South Africa

DAYS OF ZONDO

Asbestos Chronicles: Range Rover, Range Rover! Send money on over!

The Zondo commission heard testimony about a Free State asbestos audit of more than R200-million. (Photo: media.defense.gov)

The erstwhile Director-General of the Department of Human Settlements, Thabane Zulu, has defended a transaction of R600,000 paid to a Ballito car dealership. The deposit, he says, was ‘above board’ as Blackhead Consulting CEO Edwin Sodi owed Zulu money for alcohol purchased throughout the year. Blackhead and Diamond Hill formed a joint venture, which bagged a Free State asbestos project of more than R200-million. Five years on, the hazardous asbestos is still there.

Former Director-General of the Department of Human Settlements nationally, Thabane Zulu, reluctantly testified at the State Capture Inquiry on Thursday 6 August 2020. First, though, his lawyer pushed for a postponement.

Zulu sought leave to apply to cross-examine former MEC of Economic Development in the Free State, Mxolisi Dukwana. Advocate Shane Dayal SC claimed Dukwana was the inquiry’s “star witness” regarding a Free State asbestos audit of more than R200-million. Dayal’s client, Zulu, took issue with Dukwana tabling a spreadsheet reflecting initials and figures, including “TZ” beside a figure of R10-million. 

“I am not a beneficiary of that spreadsheet,” said Zulu, who argued he would not have been required to appear before Zondo if it weren’t for Dukwana’s evidence. “I did not get any money of R10-million […] I still remain with this statement that I did not receive any money as it appears on the spreadsheet,” he insisted.

Dukwana testified on the document entitled “Cost of Business Schedule” and asserted it denoted individuals (several of them Free State government officials) using initials. He claimed individuals listed received kickbacks in connection with what he called the Free State “asbestos heist”. 

Pretorius asserted Dukwana provided the document “as a whistleblower” but conceded Dukwana’s evidence on it was “largely speculative” hearsay. Inquiry investigators conducted their own probe, consulting bank records and witnesses regarding financial flows.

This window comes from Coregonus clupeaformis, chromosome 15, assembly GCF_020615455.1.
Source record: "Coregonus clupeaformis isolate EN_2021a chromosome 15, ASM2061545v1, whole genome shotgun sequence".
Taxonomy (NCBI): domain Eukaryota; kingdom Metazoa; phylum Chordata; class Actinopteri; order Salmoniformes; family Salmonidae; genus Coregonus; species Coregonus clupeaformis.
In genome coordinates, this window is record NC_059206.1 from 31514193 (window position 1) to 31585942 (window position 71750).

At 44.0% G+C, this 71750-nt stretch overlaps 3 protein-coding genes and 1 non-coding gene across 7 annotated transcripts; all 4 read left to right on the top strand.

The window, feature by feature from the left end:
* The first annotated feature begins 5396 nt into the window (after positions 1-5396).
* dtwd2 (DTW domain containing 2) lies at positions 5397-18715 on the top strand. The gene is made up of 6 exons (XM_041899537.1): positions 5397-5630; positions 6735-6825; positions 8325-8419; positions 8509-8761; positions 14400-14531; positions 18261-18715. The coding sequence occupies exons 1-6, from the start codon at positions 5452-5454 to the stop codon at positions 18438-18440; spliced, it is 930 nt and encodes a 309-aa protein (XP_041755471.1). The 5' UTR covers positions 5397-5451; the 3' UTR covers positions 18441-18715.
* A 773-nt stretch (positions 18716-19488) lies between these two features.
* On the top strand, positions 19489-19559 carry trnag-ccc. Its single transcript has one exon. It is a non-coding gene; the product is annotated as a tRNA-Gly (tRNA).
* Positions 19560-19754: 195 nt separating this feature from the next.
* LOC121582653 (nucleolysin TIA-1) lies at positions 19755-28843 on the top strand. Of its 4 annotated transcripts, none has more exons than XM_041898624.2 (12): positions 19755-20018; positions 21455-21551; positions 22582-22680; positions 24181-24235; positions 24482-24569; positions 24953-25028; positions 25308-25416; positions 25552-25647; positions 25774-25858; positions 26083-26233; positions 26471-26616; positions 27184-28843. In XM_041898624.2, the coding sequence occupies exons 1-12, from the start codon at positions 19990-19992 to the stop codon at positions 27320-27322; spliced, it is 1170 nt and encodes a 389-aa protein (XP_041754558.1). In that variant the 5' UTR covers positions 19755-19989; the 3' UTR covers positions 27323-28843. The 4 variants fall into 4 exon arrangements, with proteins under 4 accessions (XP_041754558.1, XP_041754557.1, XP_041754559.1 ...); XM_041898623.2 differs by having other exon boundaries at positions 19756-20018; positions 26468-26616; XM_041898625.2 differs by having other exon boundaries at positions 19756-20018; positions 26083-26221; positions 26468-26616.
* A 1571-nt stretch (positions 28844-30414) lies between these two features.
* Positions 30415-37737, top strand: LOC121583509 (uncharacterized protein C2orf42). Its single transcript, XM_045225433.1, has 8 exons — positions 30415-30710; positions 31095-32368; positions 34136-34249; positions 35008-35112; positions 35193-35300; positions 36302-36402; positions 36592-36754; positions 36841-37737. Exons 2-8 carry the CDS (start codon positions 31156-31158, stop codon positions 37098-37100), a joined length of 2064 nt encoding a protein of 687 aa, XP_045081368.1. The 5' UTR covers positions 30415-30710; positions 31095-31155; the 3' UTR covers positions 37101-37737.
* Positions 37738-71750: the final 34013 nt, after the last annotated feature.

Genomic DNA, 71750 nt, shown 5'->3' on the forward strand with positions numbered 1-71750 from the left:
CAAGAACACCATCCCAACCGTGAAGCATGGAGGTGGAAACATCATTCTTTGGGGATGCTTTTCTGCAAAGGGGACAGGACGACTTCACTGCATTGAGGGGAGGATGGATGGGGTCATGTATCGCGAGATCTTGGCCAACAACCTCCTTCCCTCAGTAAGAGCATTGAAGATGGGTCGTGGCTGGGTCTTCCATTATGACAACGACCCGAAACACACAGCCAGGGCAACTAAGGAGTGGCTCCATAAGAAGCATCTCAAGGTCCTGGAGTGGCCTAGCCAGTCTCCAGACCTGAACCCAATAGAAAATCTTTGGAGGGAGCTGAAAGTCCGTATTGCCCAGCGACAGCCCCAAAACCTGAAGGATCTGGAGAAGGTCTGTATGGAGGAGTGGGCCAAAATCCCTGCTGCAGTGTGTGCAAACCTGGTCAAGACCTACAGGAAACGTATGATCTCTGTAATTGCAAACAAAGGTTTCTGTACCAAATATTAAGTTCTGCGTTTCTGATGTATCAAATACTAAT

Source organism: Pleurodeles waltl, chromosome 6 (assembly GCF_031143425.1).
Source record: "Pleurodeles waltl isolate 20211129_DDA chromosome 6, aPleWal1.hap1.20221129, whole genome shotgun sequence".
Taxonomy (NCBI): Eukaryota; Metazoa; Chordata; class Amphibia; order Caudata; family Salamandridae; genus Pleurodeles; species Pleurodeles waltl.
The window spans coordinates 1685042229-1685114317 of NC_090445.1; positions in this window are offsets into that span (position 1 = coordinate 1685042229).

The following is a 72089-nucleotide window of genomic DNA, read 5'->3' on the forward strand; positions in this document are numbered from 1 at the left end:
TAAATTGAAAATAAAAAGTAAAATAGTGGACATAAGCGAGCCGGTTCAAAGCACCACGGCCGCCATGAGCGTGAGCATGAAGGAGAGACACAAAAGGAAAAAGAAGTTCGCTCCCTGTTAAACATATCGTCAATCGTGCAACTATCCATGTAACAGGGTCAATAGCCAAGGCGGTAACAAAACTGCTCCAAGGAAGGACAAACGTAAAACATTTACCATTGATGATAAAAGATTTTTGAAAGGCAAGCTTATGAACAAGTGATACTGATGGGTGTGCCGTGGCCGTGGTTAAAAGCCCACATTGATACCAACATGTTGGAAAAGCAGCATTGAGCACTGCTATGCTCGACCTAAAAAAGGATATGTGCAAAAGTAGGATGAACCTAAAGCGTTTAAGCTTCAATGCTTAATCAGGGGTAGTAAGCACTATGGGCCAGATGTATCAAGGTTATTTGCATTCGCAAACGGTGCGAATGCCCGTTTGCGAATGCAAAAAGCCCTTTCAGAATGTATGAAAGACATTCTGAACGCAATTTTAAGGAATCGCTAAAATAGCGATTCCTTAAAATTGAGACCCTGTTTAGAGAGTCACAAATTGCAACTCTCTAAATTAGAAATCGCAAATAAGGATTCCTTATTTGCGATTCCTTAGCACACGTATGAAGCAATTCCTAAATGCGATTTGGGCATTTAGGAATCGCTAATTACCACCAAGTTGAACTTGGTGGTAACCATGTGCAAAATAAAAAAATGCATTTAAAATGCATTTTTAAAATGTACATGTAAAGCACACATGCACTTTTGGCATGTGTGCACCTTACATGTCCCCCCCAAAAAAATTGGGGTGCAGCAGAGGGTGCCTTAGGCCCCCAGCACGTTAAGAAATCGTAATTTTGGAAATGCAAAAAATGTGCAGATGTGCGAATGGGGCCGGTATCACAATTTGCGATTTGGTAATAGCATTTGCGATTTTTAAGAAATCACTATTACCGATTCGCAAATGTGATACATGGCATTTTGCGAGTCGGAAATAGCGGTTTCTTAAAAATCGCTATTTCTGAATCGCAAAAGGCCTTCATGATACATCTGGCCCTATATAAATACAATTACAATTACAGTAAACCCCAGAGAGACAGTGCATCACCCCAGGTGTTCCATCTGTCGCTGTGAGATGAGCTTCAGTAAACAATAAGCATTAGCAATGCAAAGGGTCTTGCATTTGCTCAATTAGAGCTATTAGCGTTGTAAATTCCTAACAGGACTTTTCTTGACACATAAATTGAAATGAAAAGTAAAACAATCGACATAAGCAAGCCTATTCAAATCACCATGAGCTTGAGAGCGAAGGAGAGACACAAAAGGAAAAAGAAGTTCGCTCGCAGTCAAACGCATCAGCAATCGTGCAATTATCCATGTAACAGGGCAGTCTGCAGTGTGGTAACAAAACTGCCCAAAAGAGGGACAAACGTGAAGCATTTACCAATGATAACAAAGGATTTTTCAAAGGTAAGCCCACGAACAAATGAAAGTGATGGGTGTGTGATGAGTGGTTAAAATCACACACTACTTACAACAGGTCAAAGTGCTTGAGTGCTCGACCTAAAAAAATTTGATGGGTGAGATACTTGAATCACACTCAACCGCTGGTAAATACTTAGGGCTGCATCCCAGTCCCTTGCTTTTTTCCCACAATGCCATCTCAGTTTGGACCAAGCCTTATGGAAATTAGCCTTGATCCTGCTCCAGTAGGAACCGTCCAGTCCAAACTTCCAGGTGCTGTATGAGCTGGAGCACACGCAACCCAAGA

These include deposits of R1-million for a Maserati and R600,000 for a Range Rover from Blackhead Consulting Pty Ltd, to a Ballito car dealership, SMD Trading Group. Most evidence this week concerned the 2014-2015 asbestos audit in the Free State. Public Protector Busisiwe Mkhwebane found it “seriously irregular” in a report released earlier in 2020.

The paper trail 

Zondo dismissed Zulu’s application for postponement. Hours of questioning on Zulu’s role in the national human settlements department followed, specifically on his accounting officer duties around 2014-2015. Pretorius raised official correspondence between Zulu and the erstwhile Head of Department of Human Settlements in the Free State, Nthimotse Mokhesi.

At times, Zulu avoided bare confirmation of the contents of letters he himself wrote, and after segments were read to him. In one letter, Zulu refers to a “contract” and yet in his evidence he said “no contract” existed. At the time, said Zulu, the national department had no contract with Blackhead; the company was merely on a panel, which was essentially a shortlist of companies able to bid for potential work.

Pretorius pressed Zulu on which “contract” Zulu mentioned in the letter. “There was no existing contract with Blackhead,” repeated Zulu, who mused that perhaps he was seeking clarity in referring to a (non-existent) contract in the text. “I must indicate, Chair, that this is also on interpretation basis,” said Zulu. “In fairness, Mr Zulu, we are asking you to interpret your own words,” remarked Pretorius.

Settling scores

Toward the end of the day, Zulu faced a grilling over R600,000 Blackhead CEO Edwin Sodi transferred the Ballito car dealership on Tuesday 22 December 2015. Zulu confirmed Sodi’s payment and testified it was a deposit for Zulu’s car, a Range Rover. 

Zulu testified Sodi owed him R604,000 for alcohol Sodi bought from Zulu throughout 2015. Zulu and his wife own a business called TZ Lounge in Sobantu township, he explained. It includes a sports bar, runs events, trades in alcohol and supplies catering.

“He was not the only customer with the same arrangement,” said Zulu. 

Zulu continued: Sodi hosted parties for “dignitaries” at his home in KwaZulu-Natal, hence his acquisition of alcohol worth hundreds of thousands of rand throughout 2015.